Pronounced: in-FRAN-juh-buhl, adj

Notes: I recognize “in” as a negation, so “not frangible” — whatever that is

Yesterday’s word

The word adhocracy means

  • a flexible, adaptable organization that lacks a formal structure
  • an organization characterized by lack of planning, responding to problems as they emerge rather than anticipating and avoiding them
First usage

A relatively recent word; it showed up in the 1960s

Background / Comments

The word was coined by Warren Bennis and Philip Slater in the book The Temporary Society. The source is Latin ad hoc (literally ‘for this’; that is, ‘for a particular purpose only’) and -cracy (rule). The first definition seems more flattering than the second, mostly due to phrase “lack of planning” in the definition. However, there is probably a happy medium – one can do general planning and then handle issues as they occur. Some people/groups seem to spend far too much time and energy trying to cover every possible contingency instead of getting their main task done.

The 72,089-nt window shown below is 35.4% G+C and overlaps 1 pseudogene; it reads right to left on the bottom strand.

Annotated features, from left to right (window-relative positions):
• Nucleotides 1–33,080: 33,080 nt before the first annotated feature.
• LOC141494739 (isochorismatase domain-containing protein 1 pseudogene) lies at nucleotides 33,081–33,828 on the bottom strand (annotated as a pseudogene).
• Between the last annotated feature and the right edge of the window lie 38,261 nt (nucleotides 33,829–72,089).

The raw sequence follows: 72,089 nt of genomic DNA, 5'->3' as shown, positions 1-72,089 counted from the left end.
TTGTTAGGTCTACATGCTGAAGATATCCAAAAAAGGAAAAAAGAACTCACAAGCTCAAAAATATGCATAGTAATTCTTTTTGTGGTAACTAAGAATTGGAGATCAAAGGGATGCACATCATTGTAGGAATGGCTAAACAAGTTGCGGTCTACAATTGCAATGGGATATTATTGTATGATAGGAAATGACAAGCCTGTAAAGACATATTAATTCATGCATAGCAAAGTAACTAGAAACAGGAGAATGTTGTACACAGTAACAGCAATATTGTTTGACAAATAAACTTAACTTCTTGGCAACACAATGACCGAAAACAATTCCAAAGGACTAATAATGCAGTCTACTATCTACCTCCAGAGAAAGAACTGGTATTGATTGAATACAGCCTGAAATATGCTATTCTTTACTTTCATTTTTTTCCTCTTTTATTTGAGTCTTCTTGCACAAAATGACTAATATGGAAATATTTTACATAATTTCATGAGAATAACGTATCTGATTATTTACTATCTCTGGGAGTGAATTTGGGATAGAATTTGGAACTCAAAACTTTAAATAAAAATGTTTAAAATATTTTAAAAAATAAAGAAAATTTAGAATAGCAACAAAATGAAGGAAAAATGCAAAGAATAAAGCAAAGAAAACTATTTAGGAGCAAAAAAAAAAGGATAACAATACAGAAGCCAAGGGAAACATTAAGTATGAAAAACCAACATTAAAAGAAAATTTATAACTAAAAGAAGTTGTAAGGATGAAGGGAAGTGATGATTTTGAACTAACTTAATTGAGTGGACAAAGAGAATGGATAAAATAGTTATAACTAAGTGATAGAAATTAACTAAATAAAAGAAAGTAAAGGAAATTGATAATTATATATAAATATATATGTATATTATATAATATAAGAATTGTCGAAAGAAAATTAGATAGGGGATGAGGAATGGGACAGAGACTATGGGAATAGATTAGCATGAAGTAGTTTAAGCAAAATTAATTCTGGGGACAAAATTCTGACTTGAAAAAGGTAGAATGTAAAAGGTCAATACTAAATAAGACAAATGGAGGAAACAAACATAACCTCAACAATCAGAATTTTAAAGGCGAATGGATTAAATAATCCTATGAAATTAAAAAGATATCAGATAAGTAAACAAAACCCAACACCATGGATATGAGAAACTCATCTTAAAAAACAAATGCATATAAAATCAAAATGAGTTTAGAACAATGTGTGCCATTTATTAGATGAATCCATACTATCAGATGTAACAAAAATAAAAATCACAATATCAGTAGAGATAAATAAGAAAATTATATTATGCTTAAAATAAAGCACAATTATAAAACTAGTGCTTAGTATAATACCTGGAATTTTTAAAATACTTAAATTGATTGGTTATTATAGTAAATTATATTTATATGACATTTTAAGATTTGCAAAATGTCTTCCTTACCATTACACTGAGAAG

Rejected words

I have a backlog of words; a few years back, I added mouthfeel because I didn’t know it. However, in the time since then, I’ve seen some cooking shows and have heard the word several times. I thought it was a very recent word, but it actually goes back to the 1950s.

Published by Richard

Christian, lover-of-knowledge, Texan, and other things.

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